Thus, when a State compels testimony by threatening to inflict potent sanctions unless the constitutional privilege is surrendered, that testimony is obtained in violation of the Fifth Amendment and cannot be used against the declarant in a subsequent criminal prosecution. In Garrity v. New Jersey, 385 U.S. 493 (1967), for example, police officers under investigation were told that, if they declined to answer potentially incriminating questions, they would be removed from office, but that any answers they did give could be used against them in a criminal prosecution. We held that statements given under such circumstances were made involuntarily, and could not be used to convict the officers of crime.

Similarly, our cases have established that a State may not impose substantial penalties because a witness elects to exercise his Fifth Amendment right not to [97 S.Ct. 2136] give incriminating testimony against himself. In Gardner v. Broderick, 392 U.S. 273 (1968), a police officer appearing before a grand jury investigating official corruption was subject to discharge if he did not waive his Fifth Amendment privilege and answer, without immunity, all questions asked of him. When he refused, and his employment was terminated, this Court held that the officer could not be discharged solely for his refusal to forfeit the rights guaranteed him by the Fifth Amendment; the privilege against compelled self-incrimination

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could not abide any "attempt, regardless of its ultimate effectiveness, to coerce a waiver of the immunity it confers on penalty of the loss of employment." Id. at 279. Accord, Sanitation Men v. Sanitation Comm'r, 392 U.S. 280 (1968). At the same time, the Court provided for effectuation of the important public interest in securing from public employees an accounting of their public trust. Public employees may constitutionally be discharged for refusing to answer potentially incriminating questions concerning their official duties if they have not been required to surrender their constitutional immunity. Gardner, supra at 278-279.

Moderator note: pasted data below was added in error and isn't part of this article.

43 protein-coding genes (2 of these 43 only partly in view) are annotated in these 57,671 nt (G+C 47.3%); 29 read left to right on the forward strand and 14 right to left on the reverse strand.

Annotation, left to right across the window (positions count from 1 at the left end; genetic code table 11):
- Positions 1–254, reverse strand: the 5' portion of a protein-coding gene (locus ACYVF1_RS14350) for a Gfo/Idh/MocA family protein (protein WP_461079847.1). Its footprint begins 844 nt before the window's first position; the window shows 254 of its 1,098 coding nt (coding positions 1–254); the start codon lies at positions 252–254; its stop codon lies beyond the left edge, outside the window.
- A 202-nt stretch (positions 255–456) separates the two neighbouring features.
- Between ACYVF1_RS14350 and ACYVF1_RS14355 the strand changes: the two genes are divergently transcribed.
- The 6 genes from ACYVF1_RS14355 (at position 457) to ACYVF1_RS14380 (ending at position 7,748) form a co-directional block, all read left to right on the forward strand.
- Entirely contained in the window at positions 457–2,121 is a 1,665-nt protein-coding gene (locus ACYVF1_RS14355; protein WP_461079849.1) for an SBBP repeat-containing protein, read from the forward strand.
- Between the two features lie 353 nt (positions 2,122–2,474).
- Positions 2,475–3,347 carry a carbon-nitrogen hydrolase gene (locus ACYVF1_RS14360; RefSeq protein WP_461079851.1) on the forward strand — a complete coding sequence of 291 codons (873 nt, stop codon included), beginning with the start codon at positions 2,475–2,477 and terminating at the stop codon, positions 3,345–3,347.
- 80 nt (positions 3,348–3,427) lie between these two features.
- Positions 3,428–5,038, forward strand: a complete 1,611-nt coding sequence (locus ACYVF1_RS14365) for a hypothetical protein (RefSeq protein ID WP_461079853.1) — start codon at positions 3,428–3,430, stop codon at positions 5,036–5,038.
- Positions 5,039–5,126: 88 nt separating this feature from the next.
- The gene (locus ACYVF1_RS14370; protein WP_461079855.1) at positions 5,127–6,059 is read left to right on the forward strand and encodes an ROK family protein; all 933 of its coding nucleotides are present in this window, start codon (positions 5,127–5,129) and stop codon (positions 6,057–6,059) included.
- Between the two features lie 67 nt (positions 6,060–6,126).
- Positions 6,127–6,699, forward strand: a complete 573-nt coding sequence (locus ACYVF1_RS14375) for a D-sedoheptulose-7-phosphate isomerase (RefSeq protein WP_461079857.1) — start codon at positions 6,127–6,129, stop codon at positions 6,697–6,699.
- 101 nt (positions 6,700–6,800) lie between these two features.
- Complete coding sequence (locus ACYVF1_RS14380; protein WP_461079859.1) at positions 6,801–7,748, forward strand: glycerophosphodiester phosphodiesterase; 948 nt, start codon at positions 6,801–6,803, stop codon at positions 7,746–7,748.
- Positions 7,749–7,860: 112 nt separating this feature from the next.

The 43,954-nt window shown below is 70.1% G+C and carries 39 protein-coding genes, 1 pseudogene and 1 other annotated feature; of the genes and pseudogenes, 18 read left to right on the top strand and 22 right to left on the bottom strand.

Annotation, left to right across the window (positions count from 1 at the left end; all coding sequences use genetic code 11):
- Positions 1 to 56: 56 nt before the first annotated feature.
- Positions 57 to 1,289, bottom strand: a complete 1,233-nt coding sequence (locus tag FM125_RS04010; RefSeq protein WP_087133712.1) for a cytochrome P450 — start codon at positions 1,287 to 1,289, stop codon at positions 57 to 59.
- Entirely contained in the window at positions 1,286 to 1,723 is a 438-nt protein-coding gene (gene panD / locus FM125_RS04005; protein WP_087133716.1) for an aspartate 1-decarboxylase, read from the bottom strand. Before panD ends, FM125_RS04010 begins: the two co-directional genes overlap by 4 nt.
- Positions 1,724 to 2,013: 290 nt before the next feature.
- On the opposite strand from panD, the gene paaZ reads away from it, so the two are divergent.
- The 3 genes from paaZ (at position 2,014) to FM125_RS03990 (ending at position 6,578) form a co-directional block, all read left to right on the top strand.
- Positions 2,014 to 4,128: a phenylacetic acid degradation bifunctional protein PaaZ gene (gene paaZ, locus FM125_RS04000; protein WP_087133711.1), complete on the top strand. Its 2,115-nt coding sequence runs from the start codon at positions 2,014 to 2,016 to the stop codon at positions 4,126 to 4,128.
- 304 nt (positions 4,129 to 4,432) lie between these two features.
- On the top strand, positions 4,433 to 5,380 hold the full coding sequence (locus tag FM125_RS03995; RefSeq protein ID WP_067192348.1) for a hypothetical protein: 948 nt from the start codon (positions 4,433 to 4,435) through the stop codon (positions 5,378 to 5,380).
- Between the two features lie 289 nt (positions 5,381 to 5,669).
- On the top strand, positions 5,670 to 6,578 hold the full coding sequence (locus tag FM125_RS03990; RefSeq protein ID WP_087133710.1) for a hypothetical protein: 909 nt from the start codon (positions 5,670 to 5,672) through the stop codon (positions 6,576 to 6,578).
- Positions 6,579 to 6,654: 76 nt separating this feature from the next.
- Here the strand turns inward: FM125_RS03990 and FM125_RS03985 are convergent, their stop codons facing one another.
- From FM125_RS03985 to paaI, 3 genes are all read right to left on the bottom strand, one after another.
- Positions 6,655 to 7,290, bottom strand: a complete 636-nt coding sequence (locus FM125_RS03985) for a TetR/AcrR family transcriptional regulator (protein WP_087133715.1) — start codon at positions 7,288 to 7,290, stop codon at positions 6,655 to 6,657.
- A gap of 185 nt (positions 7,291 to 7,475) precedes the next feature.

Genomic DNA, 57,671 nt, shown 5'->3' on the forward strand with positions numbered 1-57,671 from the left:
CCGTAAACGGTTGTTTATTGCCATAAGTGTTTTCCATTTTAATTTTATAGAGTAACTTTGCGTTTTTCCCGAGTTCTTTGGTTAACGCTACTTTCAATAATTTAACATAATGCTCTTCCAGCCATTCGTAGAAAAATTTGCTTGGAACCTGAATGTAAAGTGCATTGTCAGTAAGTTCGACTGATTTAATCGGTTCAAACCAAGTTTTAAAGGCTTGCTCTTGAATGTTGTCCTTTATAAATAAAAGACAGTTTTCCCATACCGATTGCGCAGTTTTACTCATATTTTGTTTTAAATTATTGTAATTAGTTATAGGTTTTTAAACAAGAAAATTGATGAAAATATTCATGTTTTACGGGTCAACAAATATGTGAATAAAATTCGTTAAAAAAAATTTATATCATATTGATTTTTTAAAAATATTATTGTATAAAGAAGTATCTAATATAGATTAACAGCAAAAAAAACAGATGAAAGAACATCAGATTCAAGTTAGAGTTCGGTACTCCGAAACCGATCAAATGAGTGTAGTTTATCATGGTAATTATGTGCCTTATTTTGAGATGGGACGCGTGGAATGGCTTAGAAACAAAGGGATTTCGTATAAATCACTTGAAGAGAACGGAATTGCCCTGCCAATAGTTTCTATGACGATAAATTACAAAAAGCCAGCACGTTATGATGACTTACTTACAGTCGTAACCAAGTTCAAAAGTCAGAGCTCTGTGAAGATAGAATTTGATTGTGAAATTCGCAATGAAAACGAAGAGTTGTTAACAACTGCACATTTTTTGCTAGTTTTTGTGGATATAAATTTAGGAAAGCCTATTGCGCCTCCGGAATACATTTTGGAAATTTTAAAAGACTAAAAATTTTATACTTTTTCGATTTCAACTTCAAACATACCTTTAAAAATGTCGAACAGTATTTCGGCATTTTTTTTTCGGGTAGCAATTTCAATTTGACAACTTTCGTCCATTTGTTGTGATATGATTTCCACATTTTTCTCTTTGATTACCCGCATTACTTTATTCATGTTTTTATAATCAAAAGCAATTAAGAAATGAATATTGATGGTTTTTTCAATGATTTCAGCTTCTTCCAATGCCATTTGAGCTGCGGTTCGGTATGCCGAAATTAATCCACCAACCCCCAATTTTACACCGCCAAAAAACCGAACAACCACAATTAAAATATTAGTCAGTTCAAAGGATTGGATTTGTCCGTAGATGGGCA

We affirmed the teaching of Gardner more recently in Lefkowitz v. Turley, supra, where two architects who did occasional work for the State of New York refused to waive their Fifth Amendment privilege before a grand jury investigating corruption in public contracting practices. State law provided that, if a contractor refused to surrender his constitutional privilege before a grand jury, his existing state contracts would be canceled and he would be barred from future contracts with the State for five years. The Court saw no constitutional distinction between discharging a public employee and depriving an independent contractor of the opportunity to secure public contracts; in both cases, the State had sought to compel testimony by imposing a sanction as the price of invoking the Fifth Amendment right.

These cases settle that government cannot penalize assertion of the constitutional privilege against compelled self-incrimination by imposing sanctions to compel testimony which has not been immunized. It is true, as appellant points out, that our earlier cases were concerned with penalties having a substantial economic impact. But the touchstone of the Fifth Amendment is compulsion, and direct economic sanctions and imprisonment are not the only penalties capable of forcing the self-incrimination which the Amendment forbids.

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Section 22 confronted appellee with grave consequences solely because he refused to waive immunity from prosecution and give self-incriminating testimony. Section 22 is...